Strain SR001 was isolated from a surface water sample and is likely a free-living planktonic cyanobacterial species. The genome carries multiple genes essential for movement within the water column including genes predicted to encode for gas vesicles important for buoyancy regulation [36], and pilus and twitching motility important for photo- and chemotaxis [37]. Energy is primarily derived through photosynthesis, with a predicted capability to harvest a broad spectrum of sunlight with different wavelengths, based on annotation of genes encoding alpha- and beta-subunits of phycocyanin (e.g., AM228_RS09220 and AM228_RS09225) and allo-phycocyanin (e.g., AM228_RS19895 and AM228_RS19900). The presence of different pigmentation likely confers ecological advantage for competitive growth in environments with fluctuating sunlight. Nitrogen is likely derived through N2 fixation, under some circumstances evidenced by annotation of multiple nitrogenase genes in the genome (e.g., AM228_RS02340, AM228_RS22395), and growth in nitrogen-free media. Genes for utilization of additional nitrogen sources are predicted in the genome including ammonium [ammomium transporters, e.g., AM_SR11610], urea [urease (e.g., ureABCDEF, AM228_RS18855 to RS18880); urea transporter (RS18565 to RS1885650)] and nitrate (nitrate transporters, e.g., AM228_RS00860), indicating the strain is versatile in utilizing different nitrogen sources.

Conclusions

This first draft genome sequence of Planktothricoides sp. will facilitate genetic insights into the genus of Planktothricoides which is currently under-described. The bioinformatic analysis revealed gene clusters encoding for nitrogenases, 2-MIB, PC, APC, which are in agreement with experimental data or physiological observations. In addition, a putative cyanobactin, likely related to viridisamide, was detected in the genome. Presence of genes encoding for nitrate, ammonia and urea transporters together with nitrogenases indicate that strain SR001 has evolved a variety of strategies that allow them to grow with different nitrogen sources. The genome presented here enables sequence analysis and comparative genomics to drive further research on the ecology and physiology of cyanobacterial strains that may impact water quality.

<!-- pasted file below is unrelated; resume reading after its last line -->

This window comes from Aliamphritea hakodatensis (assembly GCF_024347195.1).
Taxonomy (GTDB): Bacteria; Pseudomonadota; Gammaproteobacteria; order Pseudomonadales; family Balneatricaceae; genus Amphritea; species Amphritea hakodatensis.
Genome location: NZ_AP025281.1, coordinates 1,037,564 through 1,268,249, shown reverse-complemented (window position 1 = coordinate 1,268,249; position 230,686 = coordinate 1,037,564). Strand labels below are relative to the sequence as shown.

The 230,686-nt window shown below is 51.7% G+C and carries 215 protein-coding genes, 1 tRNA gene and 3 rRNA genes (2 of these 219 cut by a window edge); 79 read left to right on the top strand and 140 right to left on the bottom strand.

Abbreviations

2-MIB: 

2-methylisoborneol

APC: 

Allo-phycocyanin

chl-a: 

Chlorophyll-a

L50: 

Number of scaffolds whose summed length is N50

N50: 

Mean of contig/scaffold lengths

PC: 

Phycocyanin

PE: 

Phycoerythrin

Declarations

Acknowledgements

We thank Maxine Allayne Darlene Mowe from National University of Singapore for isolating the strain, PUB for their support in logistic arrangement and NUS Environmental Research Institute (NERI) for their administrative support.

Funding

This research grant is supported by the Singapore National Research Foundation under its Environmental & Water Technologies Strategic Research Programme and administered by PUB, the Singapore’s National Water Agency (Grant number: 1102-IRIS-14-02). BFT and JRT were supported by the National Research Foundation Singapore through the Singapore MIT Alliance for Research and Technology’s (SMART) Center for Environmental Sensing and Modeling (CENSAM) research program.

Authors’ contributions

SHT participated in the design of study, culture characterization and drafted the manuscript. BFT participated in the design of study, genome assembly, sequence data analysis and drafted the manuscript. CYB participated in culture characterization and conducting control experiment. KYG and JRT participated in the design of the study, edited the manuscript and supervised the work. All authors read and approved the final manuscript.

Competing interests

The authors declare that they have no competing interests.

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Authors’ Affiliations

(1)
NUS Environmental Research Institute, National University of Singapore
(2)
Singapore Centre for Environmental Sensing and Modelling, Singapore-MIT Alliance for Research and Technology Centre
(3)
Department of Civil and Environmental Engineering, Massachusetts Institute of Technology
(4)
Department of Civil and Environmental Engineering, National University of Singapore